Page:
A walk down memory lane: How I redeemed 100,000 Amex points for an unforgettable trip with my mom
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“We’re going back to Los Angeles. Together.”
“Qué? Como?” A bewildered expression registered on my mother’s face since my statement lacked context.
Forty-two years ago, my parents left their professional careers in Bogota, Colombia, due to civil unrest in the country and decided to make the bold move toward the land of opportunity: the United States of America. With very little money in their pockets, they took off in search of a brighter future and landed in the City of Angels — Los Angeles.
Now, with travel roaring back and both my mom and I fully vaccinated, I wanted to create the trip of a lifetime for her that would take her down memory lane to her very first apartment in Los Angeles: a place she hadn’t returned to in more than 40 years. The journey would pull at her heartstrings and help her reflect on how far she’s come since she first moved to the U.S. and how much she’s persevered and accomplished over the years.
This lofty trip of ours would include first-class flights from Miami to Los Angeles, a night at a stylish Marriott property and a visit to her first apartment in the U.S., which was in Reseda — a suburban neighborhood just outside the city of Los Angeles. Anll this was made possible with the 100,000-point elevated welcome bonus from The Platinum Card® from American Express.
This impressive welcome offer is earned after making $6,000 in purchases on your new card in the first six months of card membership. According to TPG’s monthly valuations, Amex Membership Rewards points are worth 2 cents each, making this 100,000-point bonus worth $2,000. That is nearly three times the card’s $695 annual fee (see rates and fees).
Here’s how I was able to turn these valuable points into an unforgettable trip for my mom (and me), along with a lifetime of memories.
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How to book travel with Membership Rewards points
First, let’s review the two ways you can book travel with your Membership Rewards points:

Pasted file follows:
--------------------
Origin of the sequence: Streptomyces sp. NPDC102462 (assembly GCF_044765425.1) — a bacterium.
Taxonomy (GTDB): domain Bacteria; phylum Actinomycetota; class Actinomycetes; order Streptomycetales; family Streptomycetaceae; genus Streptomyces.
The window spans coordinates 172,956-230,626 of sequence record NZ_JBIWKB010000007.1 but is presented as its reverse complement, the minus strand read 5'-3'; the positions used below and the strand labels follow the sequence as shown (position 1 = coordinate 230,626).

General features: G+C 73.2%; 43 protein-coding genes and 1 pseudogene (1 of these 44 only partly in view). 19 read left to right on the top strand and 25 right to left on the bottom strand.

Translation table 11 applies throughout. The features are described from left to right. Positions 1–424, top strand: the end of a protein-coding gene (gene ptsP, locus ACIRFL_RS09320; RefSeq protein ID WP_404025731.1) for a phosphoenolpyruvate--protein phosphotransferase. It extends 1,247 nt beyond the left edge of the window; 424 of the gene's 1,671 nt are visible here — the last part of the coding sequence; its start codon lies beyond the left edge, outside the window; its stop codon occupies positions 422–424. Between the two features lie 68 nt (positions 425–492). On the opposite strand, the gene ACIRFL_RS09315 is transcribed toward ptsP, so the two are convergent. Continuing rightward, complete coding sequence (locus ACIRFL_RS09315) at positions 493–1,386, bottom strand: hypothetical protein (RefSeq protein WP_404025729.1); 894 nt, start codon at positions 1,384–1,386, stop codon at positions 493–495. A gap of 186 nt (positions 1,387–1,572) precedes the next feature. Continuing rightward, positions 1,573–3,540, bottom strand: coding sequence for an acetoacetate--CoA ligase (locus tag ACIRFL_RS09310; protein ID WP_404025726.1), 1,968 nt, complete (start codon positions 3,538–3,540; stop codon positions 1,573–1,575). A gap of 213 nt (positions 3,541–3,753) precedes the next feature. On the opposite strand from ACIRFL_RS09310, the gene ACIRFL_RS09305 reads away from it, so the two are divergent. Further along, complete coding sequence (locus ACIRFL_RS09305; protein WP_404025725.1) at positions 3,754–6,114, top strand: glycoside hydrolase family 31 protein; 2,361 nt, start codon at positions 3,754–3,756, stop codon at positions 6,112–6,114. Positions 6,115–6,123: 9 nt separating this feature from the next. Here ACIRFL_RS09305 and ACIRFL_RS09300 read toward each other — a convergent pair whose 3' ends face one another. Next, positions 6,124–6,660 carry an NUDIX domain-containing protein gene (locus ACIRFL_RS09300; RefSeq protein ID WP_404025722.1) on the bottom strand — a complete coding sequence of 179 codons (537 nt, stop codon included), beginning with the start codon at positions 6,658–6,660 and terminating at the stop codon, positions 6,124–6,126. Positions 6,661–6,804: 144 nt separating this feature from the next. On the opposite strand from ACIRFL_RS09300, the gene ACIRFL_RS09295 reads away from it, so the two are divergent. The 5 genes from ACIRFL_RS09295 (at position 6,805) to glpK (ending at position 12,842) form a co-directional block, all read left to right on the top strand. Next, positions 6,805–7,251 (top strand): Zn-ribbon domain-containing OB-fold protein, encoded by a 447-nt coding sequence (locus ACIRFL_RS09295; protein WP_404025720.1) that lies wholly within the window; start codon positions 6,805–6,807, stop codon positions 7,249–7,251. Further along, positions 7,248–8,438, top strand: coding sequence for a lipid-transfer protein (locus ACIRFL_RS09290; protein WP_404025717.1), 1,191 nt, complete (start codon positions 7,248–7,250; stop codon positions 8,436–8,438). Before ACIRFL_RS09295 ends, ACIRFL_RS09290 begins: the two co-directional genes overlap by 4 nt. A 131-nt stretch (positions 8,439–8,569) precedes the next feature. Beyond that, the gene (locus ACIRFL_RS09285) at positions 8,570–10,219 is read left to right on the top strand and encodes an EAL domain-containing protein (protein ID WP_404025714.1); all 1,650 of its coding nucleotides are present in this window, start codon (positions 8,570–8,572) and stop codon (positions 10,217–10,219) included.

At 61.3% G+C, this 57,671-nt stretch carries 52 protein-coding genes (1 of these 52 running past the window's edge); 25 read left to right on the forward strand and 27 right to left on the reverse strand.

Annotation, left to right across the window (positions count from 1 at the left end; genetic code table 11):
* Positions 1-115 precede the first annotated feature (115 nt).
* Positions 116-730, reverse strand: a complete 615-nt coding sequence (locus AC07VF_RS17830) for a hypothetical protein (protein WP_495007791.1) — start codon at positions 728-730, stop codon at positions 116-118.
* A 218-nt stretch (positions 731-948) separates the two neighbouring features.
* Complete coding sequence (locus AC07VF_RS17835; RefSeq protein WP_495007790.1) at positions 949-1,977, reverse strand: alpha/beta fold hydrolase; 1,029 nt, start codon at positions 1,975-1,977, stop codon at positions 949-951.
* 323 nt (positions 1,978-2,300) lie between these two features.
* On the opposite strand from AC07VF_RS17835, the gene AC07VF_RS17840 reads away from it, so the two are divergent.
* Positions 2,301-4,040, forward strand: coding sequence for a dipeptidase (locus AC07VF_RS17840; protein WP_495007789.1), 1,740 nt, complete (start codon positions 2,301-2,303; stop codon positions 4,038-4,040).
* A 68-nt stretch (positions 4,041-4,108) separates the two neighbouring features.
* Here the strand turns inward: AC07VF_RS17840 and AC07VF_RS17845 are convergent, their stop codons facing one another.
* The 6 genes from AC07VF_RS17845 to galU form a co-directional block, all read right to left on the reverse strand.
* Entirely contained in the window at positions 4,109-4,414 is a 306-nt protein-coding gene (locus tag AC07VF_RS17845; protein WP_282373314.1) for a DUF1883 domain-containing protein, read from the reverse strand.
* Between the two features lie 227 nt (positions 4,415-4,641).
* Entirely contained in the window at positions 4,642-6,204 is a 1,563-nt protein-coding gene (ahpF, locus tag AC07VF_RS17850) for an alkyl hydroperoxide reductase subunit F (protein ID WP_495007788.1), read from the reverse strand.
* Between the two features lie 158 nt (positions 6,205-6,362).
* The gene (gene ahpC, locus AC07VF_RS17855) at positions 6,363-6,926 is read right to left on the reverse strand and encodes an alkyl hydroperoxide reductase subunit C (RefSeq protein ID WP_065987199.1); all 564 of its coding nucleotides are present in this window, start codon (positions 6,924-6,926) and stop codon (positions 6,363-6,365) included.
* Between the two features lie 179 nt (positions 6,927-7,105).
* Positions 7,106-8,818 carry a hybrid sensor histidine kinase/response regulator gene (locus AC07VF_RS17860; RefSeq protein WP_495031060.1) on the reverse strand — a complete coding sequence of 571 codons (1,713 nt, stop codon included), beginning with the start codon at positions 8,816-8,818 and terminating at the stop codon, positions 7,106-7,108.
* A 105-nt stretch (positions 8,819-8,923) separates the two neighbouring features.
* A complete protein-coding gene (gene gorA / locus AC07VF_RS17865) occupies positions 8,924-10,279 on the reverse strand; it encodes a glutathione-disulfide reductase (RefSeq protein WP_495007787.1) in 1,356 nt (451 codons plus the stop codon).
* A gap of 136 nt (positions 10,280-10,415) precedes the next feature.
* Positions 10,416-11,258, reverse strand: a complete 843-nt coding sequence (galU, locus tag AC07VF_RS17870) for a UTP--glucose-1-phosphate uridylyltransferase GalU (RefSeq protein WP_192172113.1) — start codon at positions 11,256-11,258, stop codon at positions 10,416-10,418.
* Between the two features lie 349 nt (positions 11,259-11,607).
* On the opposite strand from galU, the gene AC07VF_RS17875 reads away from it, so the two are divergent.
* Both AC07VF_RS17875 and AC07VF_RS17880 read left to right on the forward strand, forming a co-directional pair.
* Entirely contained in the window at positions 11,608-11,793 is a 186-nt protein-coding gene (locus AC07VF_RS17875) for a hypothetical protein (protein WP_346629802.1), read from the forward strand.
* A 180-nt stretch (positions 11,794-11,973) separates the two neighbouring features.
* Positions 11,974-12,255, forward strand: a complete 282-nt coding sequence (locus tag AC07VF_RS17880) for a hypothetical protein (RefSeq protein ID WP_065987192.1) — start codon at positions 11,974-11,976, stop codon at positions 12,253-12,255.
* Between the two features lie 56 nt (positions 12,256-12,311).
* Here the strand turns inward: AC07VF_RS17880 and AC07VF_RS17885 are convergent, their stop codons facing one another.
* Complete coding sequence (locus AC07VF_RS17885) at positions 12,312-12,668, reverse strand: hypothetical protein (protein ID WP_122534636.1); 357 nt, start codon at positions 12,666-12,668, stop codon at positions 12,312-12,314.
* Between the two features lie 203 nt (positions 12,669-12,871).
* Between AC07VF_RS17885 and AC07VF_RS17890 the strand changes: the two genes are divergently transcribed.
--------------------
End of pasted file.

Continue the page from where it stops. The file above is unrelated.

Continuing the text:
- Book travel through the American Express Travel portal: You can redeem your points for airfare at a rate of 1 cent per point in value through the Amex Travel portal. For example, you can book a $100 round-trip flight from Washington, D.C., to New York City for 10,000 Amex Membership Rewards points. The redemption value is reduced to 0.7 cents per point when booking other types of travel through the portal, like hotels and car rentals. However, with this straightforward option, you can book virtually any type of travel through the portal without worrying about award availability.
- Transfer your points to 18 airlines and three hotel loyalty programs: If you’re looking to gain even more value out of your American Express Membership Rewards points, transferring them to partner hotel and airline loyalty programs is your best bet. These partners include at least one useful option in each major alliance — SkyTeam, Star Alliance and Oneworld. Since Membership Rewards points are transferable points, this means that you can transfer your points at a 1:1 ratio to popular options like ANA, British Airways and Virgin Atlantic. In addition, you can transfer any amount of Membership Rewards points in 1,000-point increments, so 100,000 Membership Rewards points could turn into 100,000 British Airways Avios. Amex has also been known to offer various transfer bonuses throughout the year that elevate the value of transferring points even further.